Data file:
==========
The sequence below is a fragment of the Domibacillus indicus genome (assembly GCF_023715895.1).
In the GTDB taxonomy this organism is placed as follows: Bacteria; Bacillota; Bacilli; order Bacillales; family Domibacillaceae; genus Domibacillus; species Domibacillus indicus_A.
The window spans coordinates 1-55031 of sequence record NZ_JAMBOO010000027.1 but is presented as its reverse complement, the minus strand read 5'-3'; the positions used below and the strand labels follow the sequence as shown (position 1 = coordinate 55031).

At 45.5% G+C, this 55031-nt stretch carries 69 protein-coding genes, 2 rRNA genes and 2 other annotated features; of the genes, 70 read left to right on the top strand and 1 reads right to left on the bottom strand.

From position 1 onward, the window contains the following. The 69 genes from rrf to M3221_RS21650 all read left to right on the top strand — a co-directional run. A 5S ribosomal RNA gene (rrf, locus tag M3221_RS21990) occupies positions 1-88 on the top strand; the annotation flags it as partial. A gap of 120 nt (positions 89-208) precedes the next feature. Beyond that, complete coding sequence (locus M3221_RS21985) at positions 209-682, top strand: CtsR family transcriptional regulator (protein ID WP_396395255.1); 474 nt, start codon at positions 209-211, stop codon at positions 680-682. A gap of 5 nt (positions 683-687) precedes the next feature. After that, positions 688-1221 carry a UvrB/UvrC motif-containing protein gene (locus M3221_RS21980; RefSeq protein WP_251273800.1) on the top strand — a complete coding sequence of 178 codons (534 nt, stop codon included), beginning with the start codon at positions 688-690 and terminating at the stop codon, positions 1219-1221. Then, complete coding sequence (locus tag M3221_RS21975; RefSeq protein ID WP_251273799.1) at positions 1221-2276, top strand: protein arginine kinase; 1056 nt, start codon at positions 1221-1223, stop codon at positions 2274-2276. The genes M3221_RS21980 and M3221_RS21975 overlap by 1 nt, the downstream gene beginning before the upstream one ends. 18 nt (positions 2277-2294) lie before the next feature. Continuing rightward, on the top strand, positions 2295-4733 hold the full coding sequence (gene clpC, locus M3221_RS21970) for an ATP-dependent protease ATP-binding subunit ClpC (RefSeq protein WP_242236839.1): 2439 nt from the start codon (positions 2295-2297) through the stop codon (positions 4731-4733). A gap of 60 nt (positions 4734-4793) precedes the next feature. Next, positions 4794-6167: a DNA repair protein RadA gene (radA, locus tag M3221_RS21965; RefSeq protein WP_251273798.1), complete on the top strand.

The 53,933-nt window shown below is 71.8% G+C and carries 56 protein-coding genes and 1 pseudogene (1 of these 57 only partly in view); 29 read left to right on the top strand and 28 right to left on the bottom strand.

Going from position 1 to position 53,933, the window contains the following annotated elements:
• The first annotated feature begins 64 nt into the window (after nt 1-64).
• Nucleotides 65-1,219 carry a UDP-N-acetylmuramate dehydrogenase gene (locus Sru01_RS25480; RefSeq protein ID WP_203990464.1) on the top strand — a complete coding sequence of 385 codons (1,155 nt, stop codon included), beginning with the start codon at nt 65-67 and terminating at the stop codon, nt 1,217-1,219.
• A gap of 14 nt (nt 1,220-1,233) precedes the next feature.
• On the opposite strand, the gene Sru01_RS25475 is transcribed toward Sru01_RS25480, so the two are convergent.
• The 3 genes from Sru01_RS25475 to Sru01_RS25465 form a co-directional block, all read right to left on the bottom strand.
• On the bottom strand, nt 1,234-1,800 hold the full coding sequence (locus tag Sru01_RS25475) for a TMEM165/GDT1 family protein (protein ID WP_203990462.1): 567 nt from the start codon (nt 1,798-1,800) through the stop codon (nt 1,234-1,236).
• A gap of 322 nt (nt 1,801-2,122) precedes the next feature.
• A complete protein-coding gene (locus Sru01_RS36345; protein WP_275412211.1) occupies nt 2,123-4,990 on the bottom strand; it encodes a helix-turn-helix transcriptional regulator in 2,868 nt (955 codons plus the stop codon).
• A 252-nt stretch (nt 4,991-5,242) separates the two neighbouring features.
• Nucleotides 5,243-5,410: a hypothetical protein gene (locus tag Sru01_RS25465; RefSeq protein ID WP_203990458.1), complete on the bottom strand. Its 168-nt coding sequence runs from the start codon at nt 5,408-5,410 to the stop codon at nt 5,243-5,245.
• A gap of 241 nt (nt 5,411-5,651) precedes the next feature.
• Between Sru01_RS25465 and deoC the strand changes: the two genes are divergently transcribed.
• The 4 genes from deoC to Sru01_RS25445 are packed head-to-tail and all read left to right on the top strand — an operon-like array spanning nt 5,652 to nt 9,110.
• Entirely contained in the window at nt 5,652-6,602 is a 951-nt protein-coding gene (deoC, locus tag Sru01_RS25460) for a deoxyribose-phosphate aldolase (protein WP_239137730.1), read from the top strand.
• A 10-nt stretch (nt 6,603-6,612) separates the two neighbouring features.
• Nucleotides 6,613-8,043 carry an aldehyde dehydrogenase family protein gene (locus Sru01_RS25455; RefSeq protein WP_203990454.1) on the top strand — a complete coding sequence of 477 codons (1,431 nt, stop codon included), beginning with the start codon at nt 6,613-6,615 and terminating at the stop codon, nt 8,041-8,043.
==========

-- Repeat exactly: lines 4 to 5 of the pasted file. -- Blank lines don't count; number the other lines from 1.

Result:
At 45.5% G+C, this 55031-nt stretch carries 69 protein-coding genes, 2 rRNA genes and 2 other annotated features; of the genes, 70 read left to right on the top strand and 1 reads right to left on the bottom strand.

From position 1 onward, the window contains the following. The 69 genes from rrf to M3221_RS21650 all read left to right on the top strand — a co-directional run. A 5S ribosomal RNA gene (rrf, locus tag M3221_RS21990) occupies positions 1-88 on the top strand; the annotation flags it as partial. A gap of 120 nt (positions 89-208) precedes the next feature. Beyond that, complete coding sequence (locus M3221_RS21985) at positions 209-682, top strand: CtsR family transcriptional regulator (protein ID WP_396395255.1); 474 nt, start codon at positions 209-211, stop codon at positions 680-682. A gap of 5 nt (positions 683-687) precedes the next feature. After that, positions 688-1221 carry a UvrB/UvrC motif-containing protein gene (locus M3221_RS21980; RefSeq protein WP_251273800.1) on the top strand — a complete coding sequence of 178 codons (534 nt, stop codon included), beginning with the start codon at positions 688-690 and terminating at the stop codon, positions 1219-1221. Then, complete coding sequence (locus tag M3221_RS21975; RefSeq protein ID WP_251273799.1) at positions 1221-2276, top strand: protein arginine kinase; 1056 nt, start codon at positions 1221-1223, stop codon at positions 2274-2276. The genes M3221_RS21980 and M3221_RS21975 overlap by 1 nt, the downstream gene beginning before the upstream one ends. 18 nt (positions 2277-2294) lie before the next feature. Continuing rightward, on the top strand, positions 2295-4733 hold the full coding sequence (gene clpC, locus M3221_RS21970) for an ATP-dependent protease ATP-binding subunit ClpC (RefSeq protein WP_242236839.1): 2439 nt from the start codon (positions 2295-2297) through the stop codon (positions 4731-4733). A gap of 60 nt (positions 4734-4793) precedes the next feature. Next, positions 4794-6167: a DNA repair protein RadA gene (radA, locus tag M3221_RS21965; RefSeq protein WP_251273798.1), complete on the top strand.